Interest-group Conservatives

Slate editor Jacob Wiesberg has an informative summation of the Republican's transition from being haters of "big government" to being "interest-group conservatives". Money quote:

A recent Cato Institute study points out that for the 101 biggest programs that the Contract With America Republicans proposed to eliminate as unnecessary in 1995, spending has now risen 27 percent under a continuously Republican Congress. Likewise, the conservative notion of deregulation has been supplanted by a demand for moralistic regulation, while the demand for judicial restraint has been replaced by pressure for right-wing judicial activism.


Public Broadcasting experiment

Here's an article from the New York Times on the chairman of the Corporation for Public Broadcasting (who is a Republican) and his "aggressively pressing public television to correct what he and other conservatives consider liberal bias." Just for the hell of it, I thought I'd ask, when considering your own definition of bias, is there anything about this article that stands out? In the end, I guess I'm less curious about this particular article than I am about how folks delineate bias.


Fearless Freaks

I saw the Flaming Lips Documentary "Fearless Freaks" yesterday, and thoroughly enjoyed myself. I believe it's a good movie regardless of whether or not you have prior experience with the Lips, but try this on for size; the first eight minutes of the movie. This seems like a smart move from a "gettin your stuff out there" perspective, so kudos to director Bradley Beesley. I watched this clip just a few minutes ago and got sucked back into the story. Also check out Beesley’s other Okie-centric documentary, Okie Noodling. For the curious but un-initiated, noodling is hand-fishing for catfish, which sometimes weigh upwards of 40 pounds.

A haunting thought

Fareed Zakaria has a review of Tom Friedman's new book The World is Flat in the NY Times. Zakaria raises a good point, one that scares me enough that I try not to think about it. Namely, if countries across the world develop economically, eventually they're going to want some bombs, tanks, and guns. Will our economic interdependence keep us from World War III? That's the standard optimists argument, but Zakaria isn't so sanguine. Here's a quote:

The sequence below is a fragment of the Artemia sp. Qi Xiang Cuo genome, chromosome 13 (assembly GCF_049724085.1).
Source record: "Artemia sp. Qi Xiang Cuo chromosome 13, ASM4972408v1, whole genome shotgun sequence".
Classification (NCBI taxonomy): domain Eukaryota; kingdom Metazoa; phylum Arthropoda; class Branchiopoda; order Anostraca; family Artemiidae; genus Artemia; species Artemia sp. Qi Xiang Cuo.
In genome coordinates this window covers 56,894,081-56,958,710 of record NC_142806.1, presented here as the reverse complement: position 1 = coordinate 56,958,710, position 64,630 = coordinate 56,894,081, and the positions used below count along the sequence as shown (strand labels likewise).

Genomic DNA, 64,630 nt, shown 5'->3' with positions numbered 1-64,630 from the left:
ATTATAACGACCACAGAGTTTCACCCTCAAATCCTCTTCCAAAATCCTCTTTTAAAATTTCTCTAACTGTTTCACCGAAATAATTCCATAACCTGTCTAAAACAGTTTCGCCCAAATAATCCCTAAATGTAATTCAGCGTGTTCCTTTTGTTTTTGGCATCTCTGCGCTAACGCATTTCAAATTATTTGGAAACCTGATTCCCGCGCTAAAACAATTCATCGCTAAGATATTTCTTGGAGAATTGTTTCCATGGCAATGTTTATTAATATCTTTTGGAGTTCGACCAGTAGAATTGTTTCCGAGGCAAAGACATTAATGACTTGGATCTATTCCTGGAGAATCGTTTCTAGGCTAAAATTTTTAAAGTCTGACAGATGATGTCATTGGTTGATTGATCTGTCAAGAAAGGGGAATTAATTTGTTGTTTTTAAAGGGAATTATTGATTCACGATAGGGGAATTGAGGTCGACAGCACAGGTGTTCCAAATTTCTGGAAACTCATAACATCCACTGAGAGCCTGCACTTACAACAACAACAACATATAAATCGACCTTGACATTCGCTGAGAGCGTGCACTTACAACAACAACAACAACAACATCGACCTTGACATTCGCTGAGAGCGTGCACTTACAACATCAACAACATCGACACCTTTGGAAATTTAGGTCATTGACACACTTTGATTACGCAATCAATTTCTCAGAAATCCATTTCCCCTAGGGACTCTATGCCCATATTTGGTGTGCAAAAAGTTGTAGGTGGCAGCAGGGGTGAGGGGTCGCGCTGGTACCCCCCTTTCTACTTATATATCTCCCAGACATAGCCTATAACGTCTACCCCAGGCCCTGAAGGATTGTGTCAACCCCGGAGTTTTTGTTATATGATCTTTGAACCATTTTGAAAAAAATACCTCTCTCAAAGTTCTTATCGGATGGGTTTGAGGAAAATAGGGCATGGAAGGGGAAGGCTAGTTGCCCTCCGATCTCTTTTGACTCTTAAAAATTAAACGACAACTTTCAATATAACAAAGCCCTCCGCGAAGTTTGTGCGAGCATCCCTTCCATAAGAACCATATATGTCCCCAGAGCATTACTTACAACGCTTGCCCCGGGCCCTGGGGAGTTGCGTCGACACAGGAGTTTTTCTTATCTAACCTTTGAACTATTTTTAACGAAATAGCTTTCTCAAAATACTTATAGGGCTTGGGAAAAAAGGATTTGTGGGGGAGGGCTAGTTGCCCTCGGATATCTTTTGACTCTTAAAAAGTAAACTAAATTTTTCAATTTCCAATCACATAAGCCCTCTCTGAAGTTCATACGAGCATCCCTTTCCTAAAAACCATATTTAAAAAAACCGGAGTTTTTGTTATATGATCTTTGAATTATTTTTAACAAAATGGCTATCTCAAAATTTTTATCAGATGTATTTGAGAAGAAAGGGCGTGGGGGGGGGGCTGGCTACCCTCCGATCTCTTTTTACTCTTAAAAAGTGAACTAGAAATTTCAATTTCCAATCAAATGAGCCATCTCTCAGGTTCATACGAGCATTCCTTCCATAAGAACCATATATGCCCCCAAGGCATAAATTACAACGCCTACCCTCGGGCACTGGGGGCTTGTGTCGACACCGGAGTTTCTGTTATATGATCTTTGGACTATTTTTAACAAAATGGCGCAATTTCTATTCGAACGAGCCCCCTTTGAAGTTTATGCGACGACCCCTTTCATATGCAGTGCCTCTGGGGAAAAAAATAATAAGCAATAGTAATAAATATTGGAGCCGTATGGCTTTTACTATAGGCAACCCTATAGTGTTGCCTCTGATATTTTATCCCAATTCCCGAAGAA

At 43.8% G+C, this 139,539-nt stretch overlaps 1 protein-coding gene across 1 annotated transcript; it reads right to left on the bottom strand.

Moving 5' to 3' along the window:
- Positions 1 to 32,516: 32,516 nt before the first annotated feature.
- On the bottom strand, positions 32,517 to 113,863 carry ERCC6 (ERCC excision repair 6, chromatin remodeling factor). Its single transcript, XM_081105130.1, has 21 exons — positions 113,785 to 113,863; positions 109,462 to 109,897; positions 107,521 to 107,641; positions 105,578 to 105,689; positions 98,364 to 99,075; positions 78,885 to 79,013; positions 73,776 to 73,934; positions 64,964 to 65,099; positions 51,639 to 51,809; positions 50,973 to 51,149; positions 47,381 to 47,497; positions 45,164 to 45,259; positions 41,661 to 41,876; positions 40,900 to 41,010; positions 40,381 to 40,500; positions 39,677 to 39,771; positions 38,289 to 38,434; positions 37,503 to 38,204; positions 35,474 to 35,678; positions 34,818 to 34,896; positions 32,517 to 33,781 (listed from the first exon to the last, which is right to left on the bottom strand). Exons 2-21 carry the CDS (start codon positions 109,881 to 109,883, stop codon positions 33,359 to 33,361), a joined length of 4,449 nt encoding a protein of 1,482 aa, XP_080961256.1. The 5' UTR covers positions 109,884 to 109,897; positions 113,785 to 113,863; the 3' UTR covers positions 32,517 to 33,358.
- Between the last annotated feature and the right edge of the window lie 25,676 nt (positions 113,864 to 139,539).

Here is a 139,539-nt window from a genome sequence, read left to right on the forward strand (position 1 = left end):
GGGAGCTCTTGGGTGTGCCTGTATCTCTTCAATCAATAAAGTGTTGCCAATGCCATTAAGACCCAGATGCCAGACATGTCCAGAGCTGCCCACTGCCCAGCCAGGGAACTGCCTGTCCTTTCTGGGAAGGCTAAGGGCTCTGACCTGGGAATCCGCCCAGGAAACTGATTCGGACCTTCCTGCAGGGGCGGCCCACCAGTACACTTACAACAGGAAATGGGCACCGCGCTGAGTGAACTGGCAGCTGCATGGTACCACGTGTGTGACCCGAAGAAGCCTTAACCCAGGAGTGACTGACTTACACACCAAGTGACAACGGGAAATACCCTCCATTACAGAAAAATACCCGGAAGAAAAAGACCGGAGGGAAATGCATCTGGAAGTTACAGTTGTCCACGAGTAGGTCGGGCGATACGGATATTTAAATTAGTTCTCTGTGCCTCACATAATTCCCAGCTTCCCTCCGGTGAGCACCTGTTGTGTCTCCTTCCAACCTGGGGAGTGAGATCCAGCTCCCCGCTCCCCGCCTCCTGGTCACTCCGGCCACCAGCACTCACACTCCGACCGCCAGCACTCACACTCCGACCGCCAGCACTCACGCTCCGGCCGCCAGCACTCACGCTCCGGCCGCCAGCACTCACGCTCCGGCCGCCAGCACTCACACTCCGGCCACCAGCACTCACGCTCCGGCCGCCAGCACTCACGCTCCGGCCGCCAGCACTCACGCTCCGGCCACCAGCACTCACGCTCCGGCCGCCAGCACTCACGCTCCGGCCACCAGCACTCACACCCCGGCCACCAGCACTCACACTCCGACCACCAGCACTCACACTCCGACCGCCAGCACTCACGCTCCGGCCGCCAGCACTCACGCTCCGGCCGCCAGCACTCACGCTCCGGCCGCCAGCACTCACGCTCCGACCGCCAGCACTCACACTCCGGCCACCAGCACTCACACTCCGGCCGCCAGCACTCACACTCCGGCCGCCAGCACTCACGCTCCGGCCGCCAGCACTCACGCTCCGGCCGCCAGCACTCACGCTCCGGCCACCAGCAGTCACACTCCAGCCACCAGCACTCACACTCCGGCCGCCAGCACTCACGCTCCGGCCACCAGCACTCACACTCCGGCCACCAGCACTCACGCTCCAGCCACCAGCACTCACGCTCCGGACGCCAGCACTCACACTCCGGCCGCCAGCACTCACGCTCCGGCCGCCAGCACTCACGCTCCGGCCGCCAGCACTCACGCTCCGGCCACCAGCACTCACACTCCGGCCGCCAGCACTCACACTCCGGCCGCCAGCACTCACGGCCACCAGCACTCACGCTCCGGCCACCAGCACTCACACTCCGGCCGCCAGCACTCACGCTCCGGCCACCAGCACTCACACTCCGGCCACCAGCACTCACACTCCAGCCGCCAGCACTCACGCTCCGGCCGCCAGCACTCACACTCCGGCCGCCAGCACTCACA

"The largest political factor is, of course, the structure of global politics. The flat economic world has been created by an extremely unflat political world. The United States dominates the globe like no country since ancient Rome. It has been at the forefront, pushing for open markets, open trade and open politics. But the consequence of these policies will be to create a more nearly equal world, economically and politically. If China grows economically, at some point it will also gain political ambitions. If Brazil continues to surge, it will want to have a larger voice on the international stage. If India gains economic muscle, history suggests that it will also want the security of a stronger military. Friedman tells us that the economic relations between states will be a powerful deterrent to war, which is true if nations act sensibly. But as we have seen over the last three years, pride, honor and rage play a large part in global politics.

The ultimate challenge for America -- and for Americans -- is whether we are prepared for this flat world, economic and political. While hierarchies are being eroded and playing fields leveled as other countries and people rise in importance and ambition, are we conducting ourselves in a way that will succeed in this new atmosphere? Or will it turn out that, having globalized the world, the United States had forgotten to globalize itself?"

Did he really say that?

I just saw Pat Robertson (700 club guy and Christian fundamentalist) on George Stephanopoulos's show on ABC. It was delicious. He actually said that Muslims and Hindus are not fit for public office. I was amazed.
I think this is a brilliant approach to the rise of Christian fundamentalism. Bring it out into the open, into the public square, into the main stream media, and let the public see its real beliefs. This is a good idea for two reasons. First, fundamentalism emerged, and has thrived, as a counter-cultural movement. This is true of most religious movements. If you allow it into the mainstream, one of its primary fuels (the moral fervor that comes from being an oppressed movement) will wither. Second, you force people to defend their theologically based public policy agendas with rational argument.....which won't work out well, as Rev. Robertson demonstrated.